No room for a sheet metal substation. as useful as I am sure they are.

So as a fall back I note that some woman are just taping their binders in place with packing tape.

That's probably what I will do.

None of this is on topic because I haven't figured out how to stick the binder to the machine much less use it, so don't expect to see much activity on that front real soon. But I thought you might find this an interesting topic.

I really do want to start using my cover hem for more than basic hemming, so I have been inspired by this two-side fabric to make a reversible skirt. This might be useful when I travel.

Am I the only one who puts literally nothing much in her suitcase and still can hardly lift it once the top is zipped closed, and routinely pays excess weight baggage fees every time she flies?

I need a ton of multi-purpose clothes.

The pattern I used to make my skirt is a beauty Jalie's Lisette:

This is such a nice pattern with a great peg shape and a really nice contour yoga style waistband in View C, which is the view I have made before.

There's something really important you need to know about the Lisette however and that is that it is tight, negative ease tight, and really requires a very stretchy fabric and a really flat abdomen to avoid the dreaded belly cupping.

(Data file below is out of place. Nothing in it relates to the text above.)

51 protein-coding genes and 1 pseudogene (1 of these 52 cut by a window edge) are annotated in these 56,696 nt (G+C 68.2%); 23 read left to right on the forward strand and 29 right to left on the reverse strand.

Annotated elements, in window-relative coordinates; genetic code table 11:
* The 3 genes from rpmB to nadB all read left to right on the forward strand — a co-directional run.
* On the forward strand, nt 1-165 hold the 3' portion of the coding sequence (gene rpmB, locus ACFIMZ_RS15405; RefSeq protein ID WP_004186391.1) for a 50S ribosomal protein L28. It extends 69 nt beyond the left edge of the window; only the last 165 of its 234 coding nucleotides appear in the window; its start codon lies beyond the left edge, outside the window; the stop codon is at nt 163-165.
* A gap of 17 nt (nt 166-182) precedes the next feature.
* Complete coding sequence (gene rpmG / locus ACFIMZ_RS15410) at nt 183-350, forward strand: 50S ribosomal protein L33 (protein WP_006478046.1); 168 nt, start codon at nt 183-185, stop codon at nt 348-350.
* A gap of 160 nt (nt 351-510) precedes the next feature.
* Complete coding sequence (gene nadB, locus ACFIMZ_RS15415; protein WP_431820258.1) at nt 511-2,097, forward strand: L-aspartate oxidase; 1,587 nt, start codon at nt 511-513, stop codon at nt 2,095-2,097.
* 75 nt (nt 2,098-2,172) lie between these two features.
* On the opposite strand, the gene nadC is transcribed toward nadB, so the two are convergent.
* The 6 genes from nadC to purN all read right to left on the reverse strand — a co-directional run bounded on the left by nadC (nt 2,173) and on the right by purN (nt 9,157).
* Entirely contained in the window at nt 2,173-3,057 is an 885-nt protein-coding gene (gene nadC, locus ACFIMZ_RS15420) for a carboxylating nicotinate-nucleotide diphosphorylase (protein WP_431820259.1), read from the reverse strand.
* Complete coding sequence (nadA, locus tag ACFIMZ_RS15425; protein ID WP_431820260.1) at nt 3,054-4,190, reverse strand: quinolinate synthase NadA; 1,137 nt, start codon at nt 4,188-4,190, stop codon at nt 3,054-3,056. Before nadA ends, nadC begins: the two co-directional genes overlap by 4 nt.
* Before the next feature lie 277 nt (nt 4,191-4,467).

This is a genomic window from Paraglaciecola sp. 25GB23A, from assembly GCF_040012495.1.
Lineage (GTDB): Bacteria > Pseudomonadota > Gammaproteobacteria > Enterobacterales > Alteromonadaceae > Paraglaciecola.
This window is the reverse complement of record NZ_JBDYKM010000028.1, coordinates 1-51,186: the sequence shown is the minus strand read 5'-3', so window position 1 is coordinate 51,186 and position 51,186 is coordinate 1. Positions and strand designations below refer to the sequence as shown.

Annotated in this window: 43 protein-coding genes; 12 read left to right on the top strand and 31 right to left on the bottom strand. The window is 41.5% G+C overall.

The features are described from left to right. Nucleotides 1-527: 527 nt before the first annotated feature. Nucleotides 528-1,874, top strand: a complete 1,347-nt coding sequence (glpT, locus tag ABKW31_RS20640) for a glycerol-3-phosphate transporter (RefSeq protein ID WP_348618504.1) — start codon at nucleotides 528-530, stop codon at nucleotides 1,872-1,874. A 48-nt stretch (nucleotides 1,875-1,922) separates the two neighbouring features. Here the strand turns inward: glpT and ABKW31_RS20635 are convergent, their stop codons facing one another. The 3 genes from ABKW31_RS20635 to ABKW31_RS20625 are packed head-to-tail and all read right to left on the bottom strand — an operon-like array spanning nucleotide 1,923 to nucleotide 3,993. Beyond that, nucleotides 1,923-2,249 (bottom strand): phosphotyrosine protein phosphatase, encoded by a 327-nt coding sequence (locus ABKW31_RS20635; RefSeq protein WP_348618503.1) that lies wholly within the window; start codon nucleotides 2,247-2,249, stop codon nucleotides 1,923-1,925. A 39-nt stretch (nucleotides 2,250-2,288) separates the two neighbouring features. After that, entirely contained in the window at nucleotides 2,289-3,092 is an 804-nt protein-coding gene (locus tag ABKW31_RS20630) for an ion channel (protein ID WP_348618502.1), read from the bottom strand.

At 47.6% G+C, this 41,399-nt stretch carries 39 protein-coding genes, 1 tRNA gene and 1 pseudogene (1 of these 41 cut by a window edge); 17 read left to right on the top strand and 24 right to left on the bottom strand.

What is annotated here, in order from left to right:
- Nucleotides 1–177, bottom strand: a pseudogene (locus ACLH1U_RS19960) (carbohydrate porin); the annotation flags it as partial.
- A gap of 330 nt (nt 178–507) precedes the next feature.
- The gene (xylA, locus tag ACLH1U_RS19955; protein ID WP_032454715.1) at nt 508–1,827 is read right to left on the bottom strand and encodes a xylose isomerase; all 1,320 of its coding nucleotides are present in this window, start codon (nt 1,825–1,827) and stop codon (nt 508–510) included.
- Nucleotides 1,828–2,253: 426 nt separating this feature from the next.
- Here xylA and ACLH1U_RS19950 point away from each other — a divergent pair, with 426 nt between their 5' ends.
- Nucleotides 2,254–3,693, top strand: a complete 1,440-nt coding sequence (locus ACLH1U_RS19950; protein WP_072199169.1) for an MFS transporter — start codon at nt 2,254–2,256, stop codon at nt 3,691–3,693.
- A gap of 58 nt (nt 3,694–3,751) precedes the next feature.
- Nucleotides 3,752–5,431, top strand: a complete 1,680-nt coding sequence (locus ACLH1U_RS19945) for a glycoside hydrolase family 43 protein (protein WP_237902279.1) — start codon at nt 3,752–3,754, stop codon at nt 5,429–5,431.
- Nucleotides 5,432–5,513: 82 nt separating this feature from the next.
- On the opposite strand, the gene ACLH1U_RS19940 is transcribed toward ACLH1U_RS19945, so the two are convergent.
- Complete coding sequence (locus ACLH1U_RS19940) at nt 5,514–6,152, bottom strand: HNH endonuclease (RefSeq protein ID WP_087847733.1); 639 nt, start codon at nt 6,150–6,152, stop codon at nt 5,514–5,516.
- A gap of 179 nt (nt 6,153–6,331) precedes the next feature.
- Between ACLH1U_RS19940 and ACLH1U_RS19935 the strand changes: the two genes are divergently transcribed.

The first time I made this skirt I liked it but really decided that I was just too old to look like I was in my second trimester. 

When I measured the pattern I also discovered that this knit skirt had been drafted to be about 3" less body measurement in the hips, so of course it was extremely body conscious.

So this time when I used this pattern again I took the measurement of my own hips - 40" - and added that 3" and then selected the pattern size for 43" hips. My idea was this would give me a knit skirt that would just be exactly my measurements, but because it was a knit still stretch enough to be comfortable.

Pretty crafty thinking for a person who cut this out in her slippers and an apron over a nightgown just after breakfast I thought.

Here is a shot of the original skirt, the one in my usual Jalie size laid down over the skirt I made in the size of someone who has hips 3" bigger than mine (also representing a 40" skirt, if you are not confused already):

Sorry the grey skirt looks wrinkled. I grabbed it from my to-be-given-to-someone-smaller pile, for the picture.